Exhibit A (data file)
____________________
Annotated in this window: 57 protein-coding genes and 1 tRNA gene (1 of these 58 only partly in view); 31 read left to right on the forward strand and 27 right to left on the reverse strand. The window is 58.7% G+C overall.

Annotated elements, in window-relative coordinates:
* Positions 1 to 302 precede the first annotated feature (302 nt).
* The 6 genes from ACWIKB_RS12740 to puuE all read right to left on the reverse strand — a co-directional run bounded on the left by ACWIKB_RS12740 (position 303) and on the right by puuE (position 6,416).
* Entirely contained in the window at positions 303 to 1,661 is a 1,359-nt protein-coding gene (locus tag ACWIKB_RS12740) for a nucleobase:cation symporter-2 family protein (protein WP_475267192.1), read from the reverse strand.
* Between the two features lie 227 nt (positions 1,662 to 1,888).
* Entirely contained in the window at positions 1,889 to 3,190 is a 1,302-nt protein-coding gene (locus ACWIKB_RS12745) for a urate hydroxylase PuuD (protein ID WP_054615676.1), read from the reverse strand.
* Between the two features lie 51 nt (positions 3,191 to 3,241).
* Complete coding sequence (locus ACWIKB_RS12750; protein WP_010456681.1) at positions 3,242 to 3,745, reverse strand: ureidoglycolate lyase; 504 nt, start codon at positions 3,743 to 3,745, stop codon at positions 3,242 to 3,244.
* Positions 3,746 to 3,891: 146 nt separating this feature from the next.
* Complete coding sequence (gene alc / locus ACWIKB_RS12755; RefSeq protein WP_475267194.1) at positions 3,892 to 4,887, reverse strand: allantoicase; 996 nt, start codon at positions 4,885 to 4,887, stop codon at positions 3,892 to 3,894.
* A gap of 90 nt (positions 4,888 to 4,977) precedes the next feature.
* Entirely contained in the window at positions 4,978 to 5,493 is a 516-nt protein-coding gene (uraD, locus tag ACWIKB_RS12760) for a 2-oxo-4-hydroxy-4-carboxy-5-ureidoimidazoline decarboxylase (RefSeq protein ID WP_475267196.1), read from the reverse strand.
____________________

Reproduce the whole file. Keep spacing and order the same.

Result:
Annotated in this window: 57 protein-coding genes and 1 tRNA gene (1 of these 58 only partly in view); 31 read left to right on the forward strand and 27 right to left on the reverse strand. The window is 58.7% G+C overall.

Annotated elements, in window-relative coordinates:
* Positions 1 to 302 precede the first annotated feature (302 nt).
* The 6 genes from ACWIKB_RS12740 to puuE all read right to left on the reverse strand — a co-directional run bounded on the left by ACWIKB_RS12740 (position 303) and on the right by puuE (position 6,416).
* Entirely contained in the window at positions 303 to 1,661 is a 1,359-nt protein-coding gene (locus tag ACWIKB_RS12740) for a nucleobase:cation symporter-2 family protein (protein WP_475267192.1), read from the reverse strand.
* Between the two features lie 227 nt (positions 1,662 to 1,888).
* Entirely contained in the window at positions 1,889 to 3,190 is a 1,302-nt protein-coding gene (locus ACWIKB_RS12745) for a urate hydroxylase PuuD (protein ID WP_054615676.1), read from the reverse strand.
* Between the two features lie 51 nt (positions 3,191 to 3,241).
* Complete coding sequence (locus ACWIKB_RS12750; protein WP_010456681.1) at positions 3,242 to 3,745, reverse strand: ureidoglycolate lyase; 504 nt, start codon at positions 3,743 to 3,745, stop codon at positions 3,242 to 3,244.
* Positions 3,746 to 3,891: 146 nt separating this feature from the next.
* Complete coding sequence (gene alc / locus ACWIKB_RS12755; RefSeq protein WP_475267194.1) at positions 3,892 to 4,887, reverse strand: allantoicase; 996 nt, start codon at positions 4,885 to 4,887, stop codon at positions 3,892 to 3,894.
* A gap of 90 nt (positions 4,888 to 4,977) precedes the next feature.
* Entirely contained in the window at positions 4,978 to 5,493 is a 516-nt protein-coding gene (uraD, locus tag ACWIKB_RS12760) for a 2-oxo-4-hydroxy-4-carboxy-5-ureidoimidazoline decarboxylase (RefSeq protein ID WP_475267196.1), read from the reverse strand.